Most people think of saunas as a way to relax and detox, but few know the benefits of using a sauna. Even though saunas have been around for centuries, many people are still in the dark about all the fantastic things they can do for your health. Saunas have been shown many benefits that you will learn along the way. In this guide, we’ll explore how saunas can benefit you and how to use them today to improve your life. Read on for more information on Saunas for Longevity.
What Are Saunas and What Do They Have To Do With Longevity?
Saunas are not as commonly used today as they were centuries ago. Still, frequent sauna bathing has been linked to various health benefits, including longevity. So, what exactly is a sauna, and why does it promote long-term wellness? A sauna is a warm room where temperatures can reach up to 110 degrees celsius. While many think that the purpose of this extreme heat is to sweat out toxins, the reality is much different. Frequent sauna use promotes relaxation and increases circulation throughout the body.
Researchers from the University of Eastern Finland tracked 2,300 middle-aged men for an average of 20 years.
They found that:
Those that had 2-3 sauna sessions per week had:
- A 27% reduced chance of dying from cardiovascular related causes*Those that had 4-7 sauna sessions per week had:
- A 63% reduced chance of sudden cardiac death*
- A 50% reduced risk of cardiovascular disease-related death*
- A 48% reduced risk of coronary heart disease-related death*
- A 40% reduced risk of death (from all causes of premature death) *
*Benefit compared to participants who had 1 sauna session (at least 20 minutes) per week
Researchers reported that the benefit to cardiovascular health was likely due to the decrease in blood pressure and an increase in blood vessel diameter that both infrared exposure and heat exposure can provide.
The study also revealed that frequent sauna use reduced the risk of developing dementia and Alzheimer’s disease in a dose-dependent manner. Men who used the sauna four to seven times per week had a 66 percent lower risk of developing dementia and a 65 percent lower risk of developing Alzheimer’s disease, compared to men who used the sauna only one time per week.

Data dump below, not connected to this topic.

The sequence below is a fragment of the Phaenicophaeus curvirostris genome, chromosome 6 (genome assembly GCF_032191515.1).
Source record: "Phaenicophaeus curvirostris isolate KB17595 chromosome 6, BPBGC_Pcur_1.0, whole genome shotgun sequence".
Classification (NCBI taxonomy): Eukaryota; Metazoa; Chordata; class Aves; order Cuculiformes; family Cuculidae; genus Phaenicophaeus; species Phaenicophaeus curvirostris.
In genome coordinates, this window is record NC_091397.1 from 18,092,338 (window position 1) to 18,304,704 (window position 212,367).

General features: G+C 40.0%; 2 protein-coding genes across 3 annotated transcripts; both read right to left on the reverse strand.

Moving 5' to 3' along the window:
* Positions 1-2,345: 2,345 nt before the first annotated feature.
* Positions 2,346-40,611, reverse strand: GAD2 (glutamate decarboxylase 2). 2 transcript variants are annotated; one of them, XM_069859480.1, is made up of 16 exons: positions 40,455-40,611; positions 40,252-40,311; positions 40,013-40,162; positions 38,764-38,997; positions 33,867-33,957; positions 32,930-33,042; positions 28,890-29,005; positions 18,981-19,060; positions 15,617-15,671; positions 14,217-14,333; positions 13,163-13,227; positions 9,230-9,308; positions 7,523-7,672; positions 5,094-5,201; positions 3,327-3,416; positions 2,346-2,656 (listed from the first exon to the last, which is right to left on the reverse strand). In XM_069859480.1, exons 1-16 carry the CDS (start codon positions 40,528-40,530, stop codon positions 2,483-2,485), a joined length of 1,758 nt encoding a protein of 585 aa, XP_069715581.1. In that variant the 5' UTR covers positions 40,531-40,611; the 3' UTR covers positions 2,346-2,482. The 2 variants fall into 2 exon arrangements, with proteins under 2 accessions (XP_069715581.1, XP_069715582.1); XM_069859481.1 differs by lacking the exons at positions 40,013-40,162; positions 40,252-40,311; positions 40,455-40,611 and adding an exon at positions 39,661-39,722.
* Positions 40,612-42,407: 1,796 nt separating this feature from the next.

The Benefits of Using a Sauna for Longevity
Many of us are familiar with the idea that a sauna can help with relaxation. But did you know that regular saunas can benefit your overall health and longevity? Saunas have been used in Europe and Scandinavia for centuries as part of traditional healing practices. But recently, more evidence is emerging to show that regular sauna use may also be beneficial for extending longevity.
How it works
Using a sauna exposes your body to extreme heat, eliciting a rapid, robust response:
- Skin and core body temperatures increase markedly, and you begin to sweat.
- Cardiac output, a measure of the amount of work the heart performs in response to your body’s need for oxygen, increases by 60 to 70 percent, and your heart rate (the number of beats per minute) increases up to 120- 150 beats per minute (same as moderate intensity exercise).
- Blood flow – roughly 50 to 70 percent – is redirected from your core to your skin to facilitate sweating. The average person loses approximately 0.5 kilogram of sweat while using a sauna.
Here are some of the ways that using a sauna can promote longevity:
1. Sauna Bathing Can Help You Detox
Spending some time in the sauna can be a great way to pamper yourself, but it also offers so much more than that. With each visit, you are helping your body to get rid of toxins and other impurities that have built up over time. Sweating allows your body to naturally release these toxins, making you feel refreshed and healthier.
The intense heat of the sauna dilates your blood vessels which helps to reduce stress on the heart, as it doesn’t have to work as hard to pump blood throughout the body. You’ll leave feeling refreshed and renewed! Additionally, using a sauna can stimulate white blood cells. This makes your immune system stronger and better equipped to fight illnesses.